When he opened the passenger door, Stephen opened the driver’s side door and followed around to the back of the car. Dale also got out.

  Kip and Dilip still sat frozen in the backseat.

  “Why not use the headlights?” Stephen asked suspiciously.

  “Go turn them on.”

  Stephen didn’t move. He watched in the darkness as Miller raised the trunk lid. Miller felt along the upper edge inside the trunk’s left side well, patting into the black hole until his hand was around the weapon and the flashlight both.

  He brought the flashlight out first, scanning it toward Stephen and Dale. “Come on out,” he told the two techs, shining the flashlight onto them through the rear window. “We need to wipe down this car.”

  The flashlight was in Miller’s left hand. Stephen spotted the object gripped in his right. “Stay put,” Stephen told Kip and Dilip in open defiance.

  “Why the gun?” Stephen asked quietly. “We’re in this together! Cullen knows you more than he knows any of us.”

  Miller began to hyperventilate. He couldn’t help it. He had assigned a thousand kills; this was the first time he’d had to do the shooting on his own. It was intimidating, but undeniably stimulating, too.

  “Detective Lieutenant Cullen knows Miller,” he announced. “My name’s not Miller.”

  Nussbaum’s reply stunned him. “We know that, Leonard,” Stephen said. “You’re Leonard Korn. Born in Tempe, Arizona. Mesa Community College and BYU. Communications major. 3.44 GPA. Don’t go bragging about being a professional killer. You were the first thing I checked on the system.”

  Stephen got in Miller’s face. “I’m a data guy! You think I wouldn’t build an insurance file? What? You think we’re idiots? Your face, your fingerprints, your DNA, a log of everything we know about you, about Jeffers, and about Jonathan Spencer, is sitting on the cloud. Unless I log in to stop it, the file distributes automatically. You’ll be all over the news wires at 8:01 a.m.”

  He turned back to the other techs. “Dale, you get back into the car. Leonard, I’ll take back those car keys. Now!”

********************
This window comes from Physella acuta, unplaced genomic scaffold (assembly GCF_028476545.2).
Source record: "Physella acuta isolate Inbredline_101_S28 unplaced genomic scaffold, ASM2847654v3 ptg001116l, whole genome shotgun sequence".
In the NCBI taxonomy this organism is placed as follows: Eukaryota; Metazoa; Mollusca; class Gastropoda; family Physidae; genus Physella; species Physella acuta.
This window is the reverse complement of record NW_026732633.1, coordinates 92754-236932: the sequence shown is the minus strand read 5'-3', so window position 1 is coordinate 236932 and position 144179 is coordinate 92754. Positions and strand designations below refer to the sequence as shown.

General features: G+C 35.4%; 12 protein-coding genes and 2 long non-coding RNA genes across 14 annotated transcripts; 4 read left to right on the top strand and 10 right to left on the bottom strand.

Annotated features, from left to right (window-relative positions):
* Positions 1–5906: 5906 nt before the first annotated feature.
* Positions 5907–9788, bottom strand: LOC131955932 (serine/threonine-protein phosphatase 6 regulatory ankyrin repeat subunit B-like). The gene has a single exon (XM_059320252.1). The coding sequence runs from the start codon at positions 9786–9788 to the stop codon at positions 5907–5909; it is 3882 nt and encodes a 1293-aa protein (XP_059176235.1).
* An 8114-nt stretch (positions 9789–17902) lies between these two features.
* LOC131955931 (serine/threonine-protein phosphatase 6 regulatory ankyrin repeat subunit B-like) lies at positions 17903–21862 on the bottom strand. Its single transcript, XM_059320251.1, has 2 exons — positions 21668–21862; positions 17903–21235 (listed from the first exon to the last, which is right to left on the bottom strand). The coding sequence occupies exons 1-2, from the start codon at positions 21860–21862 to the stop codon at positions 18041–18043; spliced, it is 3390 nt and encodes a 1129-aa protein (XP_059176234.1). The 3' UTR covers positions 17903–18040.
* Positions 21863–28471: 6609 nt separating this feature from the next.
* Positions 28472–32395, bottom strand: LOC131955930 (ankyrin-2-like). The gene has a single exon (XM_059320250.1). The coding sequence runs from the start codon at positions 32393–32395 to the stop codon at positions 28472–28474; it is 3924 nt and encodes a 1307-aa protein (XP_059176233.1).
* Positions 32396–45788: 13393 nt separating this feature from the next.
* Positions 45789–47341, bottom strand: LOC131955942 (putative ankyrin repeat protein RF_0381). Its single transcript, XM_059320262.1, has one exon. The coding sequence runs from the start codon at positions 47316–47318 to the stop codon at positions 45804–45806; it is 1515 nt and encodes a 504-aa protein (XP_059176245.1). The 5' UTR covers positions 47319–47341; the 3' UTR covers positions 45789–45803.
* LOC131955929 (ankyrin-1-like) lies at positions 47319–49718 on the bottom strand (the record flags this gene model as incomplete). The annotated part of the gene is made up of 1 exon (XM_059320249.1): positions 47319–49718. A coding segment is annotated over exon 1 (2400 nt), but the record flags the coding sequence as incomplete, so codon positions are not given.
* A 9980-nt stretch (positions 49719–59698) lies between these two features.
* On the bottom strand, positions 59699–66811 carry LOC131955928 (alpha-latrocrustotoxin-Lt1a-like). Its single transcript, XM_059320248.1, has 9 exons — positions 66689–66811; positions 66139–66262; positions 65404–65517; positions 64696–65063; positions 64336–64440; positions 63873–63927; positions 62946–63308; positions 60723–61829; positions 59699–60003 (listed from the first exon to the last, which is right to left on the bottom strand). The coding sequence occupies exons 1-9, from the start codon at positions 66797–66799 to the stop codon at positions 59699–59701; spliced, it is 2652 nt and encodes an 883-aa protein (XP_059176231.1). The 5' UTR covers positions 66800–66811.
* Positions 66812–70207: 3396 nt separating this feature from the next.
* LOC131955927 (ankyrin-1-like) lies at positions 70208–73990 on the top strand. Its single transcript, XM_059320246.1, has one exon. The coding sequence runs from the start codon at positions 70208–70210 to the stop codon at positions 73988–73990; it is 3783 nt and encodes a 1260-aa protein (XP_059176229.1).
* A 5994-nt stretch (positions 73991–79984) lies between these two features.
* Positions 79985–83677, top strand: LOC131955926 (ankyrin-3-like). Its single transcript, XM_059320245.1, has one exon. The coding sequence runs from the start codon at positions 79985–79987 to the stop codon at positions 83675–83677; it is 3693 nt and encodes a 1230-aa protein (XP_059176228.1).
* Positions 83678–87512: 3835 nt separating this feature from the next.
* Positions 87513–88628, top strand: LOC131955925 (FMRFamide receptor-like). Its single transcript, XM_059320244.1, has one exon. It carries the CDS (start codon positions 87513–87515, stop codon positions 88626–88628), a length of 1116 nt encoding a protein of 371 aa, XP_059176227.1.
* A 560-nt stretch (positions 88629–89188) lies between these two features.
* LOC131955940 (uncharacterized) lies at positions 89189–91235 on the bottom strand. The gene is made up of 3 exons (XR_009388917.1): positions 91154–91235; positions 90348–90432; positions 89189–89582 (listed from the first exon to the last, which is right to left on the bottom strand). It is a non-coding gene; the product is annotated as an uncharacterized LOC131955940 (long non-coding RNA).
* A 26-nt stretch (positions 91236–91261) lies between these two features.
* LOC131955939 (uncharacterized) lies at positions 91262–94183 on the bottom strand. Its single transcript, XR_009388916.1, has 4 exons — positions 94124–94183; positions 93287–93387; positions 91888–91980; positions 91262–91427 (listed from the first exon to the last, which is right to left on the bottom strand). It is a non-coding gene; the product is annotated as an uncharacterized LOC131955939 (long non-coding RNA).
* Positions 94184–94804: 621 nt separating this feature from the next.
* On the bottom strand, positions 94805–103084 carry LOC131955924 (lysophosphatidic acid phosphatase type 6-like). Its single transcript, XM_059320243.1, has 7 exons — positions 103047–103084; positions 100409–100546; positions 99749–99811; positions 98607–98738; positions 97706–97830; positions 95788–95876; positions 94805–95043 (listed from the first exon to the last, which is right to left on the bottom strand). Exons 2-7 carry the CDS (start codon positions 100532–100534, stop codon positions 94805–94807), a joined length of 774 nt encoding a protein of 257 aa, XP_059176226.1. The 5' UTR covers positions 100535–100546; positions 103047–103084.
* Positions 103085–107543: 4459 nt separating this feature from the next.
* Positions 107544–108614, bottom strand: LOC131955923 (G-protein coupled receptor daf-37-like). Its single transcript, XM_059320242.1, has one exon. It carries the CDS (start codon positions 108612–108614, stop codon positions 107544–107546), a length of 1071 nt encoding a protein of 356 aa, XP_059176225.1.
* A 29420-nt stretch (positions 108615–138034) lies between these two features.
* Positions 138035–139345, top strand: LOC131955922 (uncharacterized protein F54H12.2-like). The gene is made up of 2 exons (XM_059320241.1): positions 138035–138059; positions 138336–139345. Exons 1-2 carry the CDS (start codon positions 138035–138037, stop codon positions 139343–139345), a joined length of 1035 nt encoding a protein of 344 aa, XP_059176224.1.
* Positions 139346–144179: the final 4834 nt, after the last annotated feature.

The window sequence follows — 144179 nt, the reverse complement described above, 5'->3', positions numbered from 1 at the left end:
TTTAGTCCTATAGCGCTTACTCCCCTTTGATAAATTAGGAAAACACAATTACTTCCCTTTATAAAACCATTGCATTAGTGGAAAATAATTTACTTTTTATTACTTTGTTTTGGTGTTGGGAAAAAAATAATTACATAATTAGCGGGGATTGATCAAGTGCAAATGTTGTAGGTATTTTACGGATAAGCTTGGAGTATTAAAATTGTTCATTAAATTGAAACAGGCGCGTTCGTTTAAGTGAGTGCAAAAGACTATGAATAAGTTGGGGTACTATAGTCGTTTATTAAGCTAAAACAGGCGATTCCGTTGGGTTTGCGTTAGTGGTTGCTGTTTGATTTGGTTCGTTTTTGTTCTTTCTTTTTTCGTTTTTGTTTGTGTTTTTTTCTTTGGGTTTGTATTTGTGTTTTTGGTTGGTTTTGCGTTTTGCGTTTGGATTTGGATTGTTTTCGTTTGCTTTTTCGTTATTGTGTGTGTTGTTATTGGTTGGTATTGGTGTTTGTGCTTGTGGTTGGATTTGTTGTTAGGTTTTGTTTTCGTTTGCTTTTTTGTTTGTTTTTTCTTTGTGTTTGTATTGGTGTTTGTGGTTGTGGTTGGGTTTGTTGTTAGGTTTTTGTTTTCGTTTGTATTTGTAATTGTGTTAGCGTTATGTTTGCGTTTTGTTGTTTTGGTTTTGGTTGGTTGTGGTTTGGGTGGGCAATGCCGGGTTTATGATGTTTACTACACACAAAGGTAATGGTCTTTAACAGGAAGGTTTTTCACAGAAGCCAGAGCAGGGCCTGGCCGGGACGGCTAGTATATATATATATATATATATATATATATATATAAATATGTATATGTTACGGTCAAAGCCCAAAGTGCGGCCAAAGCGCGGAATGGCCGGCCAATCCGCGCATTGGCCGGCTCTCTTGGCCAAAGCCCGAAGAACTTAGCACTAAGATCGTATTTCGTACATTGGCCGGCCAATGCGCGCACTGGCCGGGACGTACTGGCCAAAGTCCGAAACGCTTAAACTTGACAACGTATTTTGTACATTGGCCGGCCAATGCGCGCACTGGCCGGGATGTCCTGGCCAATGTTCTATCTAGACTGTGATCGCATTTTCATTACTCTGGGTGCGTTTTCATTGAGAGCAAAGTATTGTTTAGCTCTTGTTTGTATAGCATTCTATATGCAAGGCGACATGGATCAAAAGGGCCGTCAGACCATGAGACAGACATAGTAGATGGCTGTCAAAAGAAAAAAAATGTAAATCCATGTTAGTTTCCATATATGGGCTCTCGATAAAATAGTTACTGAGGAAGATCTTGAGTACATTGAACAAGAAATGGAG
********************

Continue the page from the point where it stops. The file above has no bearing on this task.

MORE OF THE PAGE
“Oh my God,” Dilip exclaimed. “I have to pee!”

  Stephen’s knees shook. He expected a bullet was about to kill him. In the rearview mirror he could make out Miller’s face lit by the cell phone. Miller was urgently punching his finger at the screen as Stephen sped up the dark driveway.

  Dale pounded on the dashboard as the four of them passed the boat hull and Stephen accelerated toward the freeway. “That was so fucking badass!”


  Madison Avenue was closed to traffic until after 11 p.m. Owen watched from inside the back seat of a squad car as K-9 units and bomb squad vans pulled away. The commanding officer of the paid unit detail remained on the sidewalk, pointing his finger at the assistant chief, commanding officer of the detective unit, and arguing with the assistant chief of patrol borough Manhattan North, whose captain of the 19th had been the first other officer on scene.

  “You don’t tell me to come along,” the Paid Unit captain argued. “I take orders from the chief, the commissioner, and the mayor, not you! Don’t put this clusterfuck on my guys!

  “What do you want my guys to do, ignore emergency orders coming from a gold medallion? Nobody is laying this on Paid Unit Detail. This is on you. Suspension doesn’t change anything; Cullen’s your guy! He called the fucking Level Three.”

  The Assistant Chief of Detectives rode in to One Police Plaza in the front passenger seat. Owen sat like a suspect in the back seat behind the cage. The assistant chief looked out the windshield without engaging while they were driven south toward police headquarters.